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Monday, December 11, 2006

Culture #2: Challenging Expectations

I sit here writing on the roof of my building, a rare luxury back home. I really think all building should have access to the roof. It is a place to relax, a place to suntan perhaps and a place to barbeque. It is a place to grow vegetables. Here though, there is no BBQ, no garden, no deck chairs, not even any drying laundry although there is a tired looking line. There is just some wiring, some sort of piping snaking around the space and me. It is a place to be outside though, to feel the air and to look out over my home on a lazy Sunday.

There is a nice warm breeze and the traffic noise is nicely muted. The early morning rain has cleaned the air some, but it looks like it is clearing off. There are quite a few people on their roofs, there a group of friends hanging and chatting, there a women hanging her laundry, there a man puttering about something or other. The construction across the street continues unabated despite it being Sunday, but since they appear to building it at the pace of glaciers, I suppose they cannot afford the time off. That is something odd I’ve noticed: I’ve seen many buildings being build in my trips across the city and have seen many piles of dirt, sand, bricks and cement being hauled from the outside to the inside, one load at a time, carried on the head, but I have never seen anyone ever using those materials. Not once have I passed to see someone building a wall, or a stair or a door. Do they only do those at night? Do aliens come and do it, using the Indians simply to provide them the tools? I don’t know! It is one of those mysteries of mysteries they don’t dare mention in the guidebooks lest is scare the tourists.

Another building across the street has a lovely garden. Wish I was sitting there. I suppose I could just walk over and walk up; it is quite likely that the day watchman wouldn’t give me any hassle if I nodded at him and looked I was meant to be there.

I have found that I can get away with a lot by being a foreigner. I am not sure whether it is the relative rareness in Chennai or a vestige of colonialism or simply because they assume all foreigners are very wealthy and therefore require special treatment. Regardless of the reason, without asking or pressing, I find myself getting special treatment. It can sometimes be quite funny: when visiting the state government offices the other week to talk to one of the ministries about our project, the security at the gate did not want to frisk me, despite having padded down every entrant in front. I was just ushered inside almost apologetically or perhaps embarrassedly. Or another example: I went to see this excellent Korean cultural performance. My housemates had gotten me a ticket. I was meeting them there direct from work. I was supposed to meet them out front, but they weren’t there. Not knowing yet they had simply been delayed, I figured there must be a lobby inside, and they would be there instead. I joined the line of people, walked inside the theatre. My housemates were surprised to arrive to find me already seated with fine seats, without a ticket. Not that this always happens of course. Most people don’t particularly gawk, stare, bother or otherwise treat me special. Mostly I am just ignored as people go through their day, which suits me fine.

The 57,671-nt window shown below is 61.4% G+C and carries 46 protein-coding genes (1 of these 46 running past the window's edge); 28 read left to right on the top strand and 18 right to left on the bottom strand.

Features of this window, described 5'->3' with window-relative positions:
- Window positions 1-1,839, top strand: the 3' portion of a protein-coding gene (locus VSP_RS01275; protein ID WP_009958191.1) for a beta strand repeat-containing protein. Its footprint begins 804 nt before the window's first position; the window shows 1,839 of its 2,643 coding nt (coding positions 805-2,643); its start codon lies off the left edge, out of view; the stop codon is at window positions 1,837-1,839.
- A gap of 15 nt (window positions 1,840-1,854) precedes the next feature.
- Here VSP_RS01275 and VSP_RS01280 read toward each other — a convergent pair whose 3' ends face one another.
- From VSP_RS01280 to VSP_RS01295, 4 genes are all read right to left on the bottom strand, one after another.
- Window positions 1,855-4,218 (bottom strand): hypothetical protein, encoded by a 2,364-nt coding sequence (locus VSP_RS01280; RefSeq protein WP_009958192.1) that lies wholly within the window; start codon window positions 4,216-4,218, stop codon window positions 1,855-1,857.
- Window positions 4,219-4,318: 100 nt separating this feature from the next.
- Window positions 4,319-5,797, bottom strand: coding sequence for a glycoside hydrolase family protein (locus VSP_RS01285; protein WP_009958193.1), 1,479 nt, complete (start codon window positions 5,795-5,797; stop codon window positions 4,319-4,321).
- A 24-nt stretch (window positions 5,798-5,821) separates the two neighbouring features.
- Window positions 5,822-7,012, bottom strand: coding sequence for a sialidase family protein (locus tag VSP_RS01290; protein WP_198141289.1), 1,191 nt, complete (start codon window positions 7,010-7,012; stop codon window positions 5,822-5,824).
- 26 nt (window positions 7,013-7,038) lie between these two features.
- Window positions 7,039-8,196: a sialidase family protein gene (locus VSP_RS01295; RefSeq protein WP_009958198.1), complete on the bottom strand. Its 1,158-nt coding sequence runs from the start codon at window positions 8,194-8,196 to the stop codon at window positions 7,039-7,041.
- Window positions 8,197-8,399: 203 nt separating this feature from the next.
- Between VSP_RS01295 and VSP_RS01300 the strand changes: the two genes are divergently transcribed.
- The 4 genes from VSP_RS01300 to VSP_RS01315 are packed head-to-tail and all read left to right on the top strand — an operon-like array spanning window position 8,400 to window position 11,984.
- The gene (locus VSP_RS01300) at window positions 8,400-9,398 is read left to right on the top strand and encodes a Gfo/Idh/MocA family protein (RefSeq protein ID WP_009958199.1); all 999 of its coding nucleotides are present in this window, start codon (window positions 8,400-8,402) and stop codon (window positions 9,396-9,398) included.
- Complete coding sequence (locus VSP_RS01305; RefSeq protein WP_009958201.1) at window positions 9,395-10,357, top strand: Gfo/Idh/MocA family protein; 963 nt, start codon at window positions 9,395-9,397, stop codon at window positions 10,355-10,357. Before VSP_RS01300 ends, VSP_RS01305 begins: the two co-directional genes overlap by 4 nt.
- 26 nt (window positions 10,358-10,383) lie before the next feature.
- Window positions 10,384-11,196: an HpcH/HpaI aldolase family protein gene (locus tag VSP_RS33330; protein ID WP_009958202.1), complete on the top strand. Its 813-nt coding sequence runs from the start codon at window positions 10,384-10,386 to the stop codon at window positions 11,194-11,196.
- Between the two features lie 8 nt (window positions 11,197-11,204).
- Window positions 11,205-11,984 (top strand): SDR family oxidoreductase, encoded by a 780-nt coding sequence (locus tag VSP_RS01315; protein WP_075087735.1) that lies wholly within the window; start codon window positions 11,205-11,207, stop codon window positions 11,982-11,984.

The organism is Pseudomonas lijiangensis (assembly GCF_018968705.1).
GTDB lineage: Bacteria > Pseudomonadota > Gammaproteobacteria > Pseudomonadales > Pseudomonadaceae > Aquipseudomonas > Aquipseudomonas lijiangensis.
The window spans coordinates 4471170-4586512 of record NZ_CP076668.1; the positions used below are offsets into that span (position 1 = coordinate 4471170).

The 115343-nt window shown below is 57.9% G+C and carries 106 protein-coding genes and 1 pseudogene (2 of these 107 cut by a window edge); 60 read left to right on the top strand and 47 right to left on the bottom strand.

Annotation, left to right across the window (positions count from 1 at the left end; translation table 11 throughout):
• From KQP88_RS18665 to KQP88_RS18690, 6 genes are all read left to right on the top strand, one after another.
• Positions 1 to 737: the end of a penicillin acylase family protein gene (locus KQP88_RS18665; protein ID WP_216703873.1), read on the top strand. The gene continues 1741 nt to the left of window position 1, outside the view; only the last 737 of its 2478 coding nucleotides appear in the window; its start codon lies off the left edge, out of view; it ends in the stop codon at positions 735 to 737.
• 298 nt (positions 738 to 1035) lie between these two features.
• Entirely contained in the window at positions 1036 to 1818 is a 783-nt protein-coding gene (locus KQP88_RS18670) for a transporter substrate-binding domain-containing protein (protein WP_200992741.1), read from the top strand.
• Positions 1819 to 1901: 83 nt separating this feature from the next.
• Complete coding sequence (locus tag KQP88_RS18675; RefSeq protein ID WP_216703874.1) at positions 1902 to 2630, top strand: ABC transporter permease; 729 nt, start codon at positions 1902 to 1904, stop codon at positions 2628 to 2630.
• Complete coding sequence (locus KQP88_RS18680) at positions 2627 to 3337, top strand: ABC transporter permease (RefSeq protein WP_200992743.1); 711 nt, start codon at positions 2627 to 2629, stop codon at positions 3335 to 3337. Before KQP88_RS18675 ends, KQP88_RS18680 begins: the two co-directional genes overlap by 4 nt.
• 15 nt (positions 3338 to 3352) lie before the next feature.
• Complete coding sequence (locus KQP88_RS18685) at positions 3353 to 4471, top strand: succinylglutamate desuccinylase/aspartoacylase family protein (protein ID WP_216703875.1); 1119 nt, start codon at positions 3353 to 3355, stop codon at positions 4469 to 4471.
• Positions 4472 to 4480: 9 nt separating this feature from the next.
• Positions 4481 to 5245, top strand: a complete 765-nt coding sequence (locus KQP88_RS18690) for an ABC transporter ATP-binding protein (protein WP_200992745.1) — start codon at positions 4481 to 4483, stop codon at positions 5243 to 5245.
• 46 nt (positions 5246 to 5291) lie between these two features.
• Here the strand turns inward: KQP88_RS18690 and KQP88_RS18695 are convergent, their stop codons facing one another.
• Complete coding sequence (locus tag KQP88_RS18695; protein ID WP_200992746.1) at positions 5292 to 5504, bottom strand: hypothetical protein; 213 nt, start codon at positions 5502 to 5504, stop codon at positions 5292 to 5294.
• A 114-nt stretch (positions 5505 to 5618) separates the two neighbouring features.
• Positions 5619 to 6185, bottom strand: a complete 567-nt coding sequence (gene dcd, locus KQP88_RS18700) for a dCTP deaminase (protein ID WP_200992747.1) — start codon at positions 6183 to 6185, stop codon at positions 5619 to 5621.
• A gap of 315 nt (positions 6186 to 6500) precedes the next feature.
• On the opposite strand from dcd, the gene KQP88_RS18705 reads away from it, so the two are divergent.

Switching topics, last night reminded me that you are always challenged to shed your assumptions when you visit another place and that is a warm, good feeling. So last night my housemates had a good friend over and invited the neighbours, a group of 5 boys, over for a few drinks. It turned into a nice little house party. Talk was loud, the music cycled through various rock, pop and dance tunes. The coffee table was moved out of the way and some dancing was had. Fun for all. It was nice to see how the locals let loose and to get to know my housemates better. Nothing particularly revelatory here. But then John puts on some Iron Maiden and Dream Theatre and he and his friend (a girl) start singing emphatically along. It turns out she and John are Metal Heads. Of course I really shouldn’t have been so shocked. After all, why wouldn’t there be Indians who grew up banging to heavy metal, wearing black T-shirts with blood-and-thorn laden album logos on it and doing latent neck damage by swinging their hair about. It’s just that that is not an image we’ve ever been shown of India and certainly not part of their cultural export of the likes of yoga, meditation or Bollywood. Now in my defence, John no longer looks like a Rocker, being clean cut, generally presentable and harbouring no obvious tendencies towards drawing pentagram symbols on the walls. But he says he used to have hair down his back, be a drummer in a band and has a complete collection of all the metal albums of the 80’s. I revel in the discovery, like I’ve learned a secret side to India, and for the simple fun we are having and at the end of the night go to bed smiling.

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